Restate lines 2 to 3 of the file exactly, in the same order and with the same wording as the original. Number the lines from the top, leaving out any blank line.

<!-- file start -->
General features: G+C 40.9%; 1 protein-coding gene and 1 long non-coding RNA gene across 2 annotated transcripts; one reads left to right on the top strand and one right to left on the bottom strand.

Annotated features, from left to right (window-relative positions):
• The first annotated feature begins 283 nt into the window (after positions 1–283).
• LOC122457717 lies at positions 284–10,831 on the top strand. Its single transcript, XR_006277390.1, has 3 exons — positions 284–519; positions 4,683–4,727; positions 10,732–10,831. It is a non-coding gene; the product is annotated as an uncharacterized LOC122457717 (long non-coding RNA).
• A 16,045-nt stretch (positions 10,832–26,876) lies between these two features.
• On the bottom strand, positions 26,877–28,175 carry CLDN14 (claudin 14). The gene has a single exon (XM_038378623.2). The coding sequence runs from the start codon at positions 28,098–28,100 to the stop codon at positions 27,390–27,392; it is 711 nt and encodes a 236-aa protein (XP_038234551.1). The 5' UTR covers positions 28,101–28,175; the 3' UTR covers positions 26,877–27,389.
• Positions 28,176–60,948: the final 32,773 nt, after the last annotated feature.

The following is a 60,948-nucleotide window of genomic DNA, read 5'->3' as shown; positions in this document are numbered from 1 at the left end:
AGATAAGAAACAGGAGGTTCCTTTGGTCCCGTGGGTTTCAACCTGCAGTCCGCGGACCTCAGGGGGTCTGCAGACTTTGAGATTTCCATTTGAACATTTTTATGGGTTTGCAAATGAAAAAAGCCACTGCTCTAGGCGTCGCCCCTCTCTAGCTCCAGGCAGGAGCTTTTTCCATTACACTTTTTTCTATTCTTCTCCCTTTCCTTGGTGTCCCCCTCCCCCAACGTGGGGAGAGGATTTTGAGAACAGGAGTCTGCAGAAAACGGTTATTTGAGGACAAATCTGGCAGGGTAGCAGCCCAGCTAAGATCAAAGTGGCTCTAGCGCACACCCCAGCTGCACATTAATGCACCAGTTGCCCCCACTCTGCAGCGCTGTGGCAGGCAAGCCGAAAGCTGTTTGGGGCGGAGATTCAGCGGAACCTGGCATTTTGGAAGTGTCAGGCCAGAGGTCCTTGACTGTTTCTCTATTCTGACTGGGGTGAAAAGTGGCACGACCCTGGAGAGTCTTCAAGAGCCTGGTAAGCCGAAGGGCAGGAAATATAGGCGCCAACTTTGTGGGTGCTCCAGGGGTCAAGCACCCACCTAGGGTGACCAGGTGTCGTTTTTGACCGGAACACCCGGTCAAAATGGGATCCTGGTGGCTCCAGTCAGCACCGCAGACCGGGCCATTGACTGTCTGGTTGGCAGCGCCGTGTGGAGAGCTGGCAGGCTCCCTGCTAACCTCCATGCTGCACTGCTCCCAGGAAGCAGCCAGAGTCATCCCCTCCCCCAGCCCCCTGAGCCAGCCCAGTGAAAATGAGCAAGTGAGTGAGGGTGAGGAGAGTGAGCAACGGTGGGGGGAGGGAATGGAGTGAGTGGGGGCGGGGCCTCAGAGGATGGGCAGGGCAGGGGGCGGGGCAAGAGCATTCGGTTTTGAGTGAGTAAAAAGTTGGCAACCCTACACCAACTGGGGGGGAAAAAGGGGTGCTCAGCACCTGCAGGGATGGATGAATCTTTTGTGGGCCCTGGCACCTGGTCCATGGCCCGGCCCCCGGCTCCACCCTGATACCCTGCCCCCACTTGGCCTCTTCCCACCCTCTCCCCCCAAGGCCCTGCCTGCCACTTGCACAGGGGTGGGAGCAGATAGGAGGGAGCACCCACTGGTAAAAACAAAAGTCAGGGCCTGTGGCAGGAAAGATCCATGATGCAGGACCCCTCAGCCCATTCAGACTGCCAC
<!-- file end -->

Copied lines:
Annotated features, from left to right (window-relative positions):
• The first annotated feature begins 283 nt into the window (after positions 1–283).